Thursday, 2 August 2012

Truth from Dalton Caldwell, now what?

I believe that future social platforms will behave more like infrastructure, and less like media companies. I believe that a number of smaller, interoperable social platforms with a clear, sustainable business models will usurp you. These future companies will be valued at a small fraction of what Facebook and Twitter currently are. I think that is OK. Platforms are judged by the value generated by their ecosystem, not by the value the platforms directly capture.

Dalton Caldwell's open letter to Mark Zuckerberg

The Web 3.0 Lab fully suppers Dalton Caldwell idea here.  Social Media platforms should be utilities, like phone lines or water companies, that produce far far more wealth for the overall economy than they produce for the firms.  In earlier times, say the 1980s, Facebooks and Twitter practices might even be investigated and changed via government regulation, but we live in the age of Enron, Libor, and check the web for the latest Corporate corruption story for it will have likely changed before I have a chance to press publish.

But what Mr Caldwell does not give us, what none of the Internet gurus who dream of Cyberutopias has been able to give us is a road map.

It is time to start thinking in term of political economy.  What kind of world wide web are we going to get in a world dominated by corporation and profit motive?  Well we already know:

  • Junk content: Wikipedia has produced quality content by avoiding the profit motive, Twitter, Facebook, Flickr, YouTube, and the web in general has a high trash to content ratio that gets worse and worse all the time.  I assume most people have given up on trying to learn things from the web that matter.
  • Monopoly distribution: a few firms with massive leverage will continue to try and control the entire market, and in the current atmosphere of ideological paranoia around all things to do with Capitalism it is hard to see regulation of Internet firms coming anytime soon, and certainly not breaking up larger firms like Google, Facebook and Yahoo in to smaller firms.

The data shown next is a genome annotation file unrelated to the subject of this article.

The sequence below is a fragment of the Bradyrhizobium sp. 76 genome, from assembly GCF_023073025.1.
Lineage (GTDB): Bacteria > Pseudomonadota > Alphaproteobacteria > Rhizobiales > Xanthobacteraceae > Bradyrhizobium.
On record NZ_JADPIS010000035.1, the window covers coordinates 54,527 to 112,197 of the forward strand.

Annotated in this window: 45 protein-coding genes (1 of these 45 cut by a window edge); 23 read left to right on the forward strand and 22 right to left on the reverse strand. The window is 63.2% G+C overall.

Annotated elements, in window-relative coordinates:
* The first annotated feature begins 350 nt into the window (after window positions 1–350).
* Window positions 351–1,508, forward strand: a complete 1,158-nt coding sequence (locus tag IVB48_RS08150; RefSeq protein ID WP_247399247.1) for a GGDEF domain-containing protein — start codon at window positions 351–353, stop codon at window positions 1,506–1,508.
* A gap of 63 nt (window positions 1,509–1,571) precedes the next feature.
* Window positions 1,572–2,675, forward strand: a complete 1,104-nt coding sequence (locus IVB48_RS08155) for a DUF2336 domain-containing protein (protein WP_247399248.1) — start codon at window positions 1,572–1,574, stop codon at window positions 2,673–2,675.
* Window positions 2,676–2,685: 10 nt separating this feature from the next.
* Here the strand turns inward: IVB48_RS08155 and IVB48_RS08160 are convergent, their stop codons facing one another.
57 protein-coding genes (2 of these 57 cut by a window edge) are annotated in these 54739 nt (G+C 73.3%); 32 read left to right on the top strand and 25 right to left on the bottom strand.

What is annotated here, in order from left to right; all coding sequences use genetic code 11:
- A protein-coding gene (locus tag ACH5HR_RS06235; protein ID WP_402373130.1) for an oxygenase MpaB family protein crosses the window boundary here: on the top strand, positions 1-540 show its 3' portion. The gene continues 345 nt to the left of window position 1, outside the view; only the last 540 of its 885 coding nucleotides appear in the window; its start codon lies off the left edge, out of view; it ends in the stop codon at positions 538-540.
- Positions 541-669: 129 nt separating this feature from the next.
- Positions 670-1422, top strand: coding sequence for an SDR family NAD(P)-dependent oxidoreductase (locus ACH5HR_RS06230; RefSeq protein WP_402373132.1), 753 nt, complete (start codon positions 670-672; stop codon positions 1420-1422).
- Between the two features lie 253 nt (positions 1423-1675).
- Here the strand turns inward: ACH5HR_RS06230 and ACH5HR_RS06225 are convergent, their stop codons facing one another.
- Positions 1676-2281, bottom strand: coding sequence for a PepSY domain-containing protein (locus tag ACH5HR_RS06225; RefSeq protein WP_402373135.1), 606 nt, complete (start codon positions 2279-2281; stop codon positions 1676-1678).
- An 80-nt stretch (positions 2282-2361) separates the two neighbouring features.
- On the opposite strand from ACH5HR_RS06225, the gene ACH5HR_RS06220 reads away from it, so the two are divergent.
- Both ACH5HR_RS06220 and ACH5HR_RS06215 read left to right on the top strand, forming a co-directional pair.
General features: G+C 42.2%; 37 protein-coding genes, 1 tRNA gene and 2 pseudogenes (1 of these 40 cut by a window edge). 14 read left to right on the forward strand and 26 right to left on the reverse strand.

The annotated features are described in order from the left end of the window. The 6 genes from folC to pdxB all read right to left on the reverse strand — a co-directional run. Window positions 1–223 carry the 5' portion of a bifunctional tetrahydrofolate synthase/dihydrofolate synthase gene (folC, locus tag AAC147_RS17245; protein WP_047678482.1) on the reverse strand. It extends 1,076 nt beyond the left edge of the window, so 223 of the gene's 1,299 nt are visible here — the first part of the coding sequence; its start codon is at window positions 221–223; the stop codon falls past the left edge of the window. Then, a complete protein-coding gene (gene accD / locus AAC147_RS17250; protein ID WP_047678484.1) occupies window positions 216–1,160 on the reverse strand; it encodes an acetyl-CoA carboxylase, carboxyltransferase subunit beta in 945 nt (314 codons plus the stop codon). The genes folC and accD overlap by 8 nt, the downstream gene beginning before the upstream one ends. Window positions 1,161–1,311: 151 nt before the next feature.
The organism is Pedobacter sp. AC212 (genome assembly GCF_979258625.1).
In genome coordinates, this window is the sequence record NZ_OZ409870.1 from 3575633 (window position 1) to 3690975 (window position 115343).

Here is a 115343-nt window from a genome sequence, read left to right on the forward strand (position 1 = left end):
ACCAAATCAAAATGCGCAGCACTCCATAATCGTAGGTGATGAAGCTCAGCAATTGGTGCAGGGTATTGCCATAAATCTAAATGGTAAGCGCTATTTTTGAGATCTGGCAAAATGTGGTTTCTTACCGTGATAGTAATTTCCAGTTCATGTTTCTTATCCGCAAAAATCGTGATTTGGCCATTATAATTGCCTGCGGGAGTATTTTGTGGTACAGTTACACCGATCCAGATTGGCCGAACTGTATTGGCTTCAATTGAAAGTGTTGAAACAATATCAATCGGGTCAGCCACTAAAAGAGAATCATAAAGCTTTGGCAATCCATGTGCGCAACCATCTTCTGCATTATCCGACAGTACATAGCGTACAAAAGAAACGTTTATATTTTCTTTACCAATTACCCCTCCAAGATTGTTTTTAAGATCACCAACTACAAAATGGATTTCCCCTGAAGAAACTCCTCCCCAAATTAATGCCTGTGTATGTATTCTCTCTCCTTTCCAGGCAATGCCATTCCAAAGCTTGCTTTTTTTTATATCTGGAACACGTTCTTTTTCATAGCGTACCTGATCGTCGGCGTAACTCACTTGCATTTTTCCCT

• Chaos: The internet is at its core an engine of chaos.  It does this in many ways.  The Internet speeds the process of information and money flow to a point where it is impossible for a human mind to make sense of it.  The Internet breaks down established patterns of trust and community that work against self interests by creating here today gone tomorrow virtual communities.  The Internet makes fraud easier and spreads panic.

There is not question that the Internet on every mobile phone has opened a new world of communication to vast numbers of human beings, but what is lacking is the social regulation of this new system to ensure we get the social outcomes we democratically want.  Look at Egypt, the very people who used Facebook and Twitter so effectively to get global support for their cause were utter failures in getting votes.

Having a unregulated world wide web is not the same as freedom.  And what freedom a Capitalist Anarchy might provide users now will be quickly lost as massive players start to exercise political power to ensure their revenues streams.  Already file sharing and bitturrents have been made criminal.  Probably porn will be next.  In time Twitter and Facebook will likely give us a more regulated speech, where corporate sponsors will be able to control who can see our tweets and likes.  

The time to do something is not now, it was 10 years ago.  Lets hope it is not too late. 

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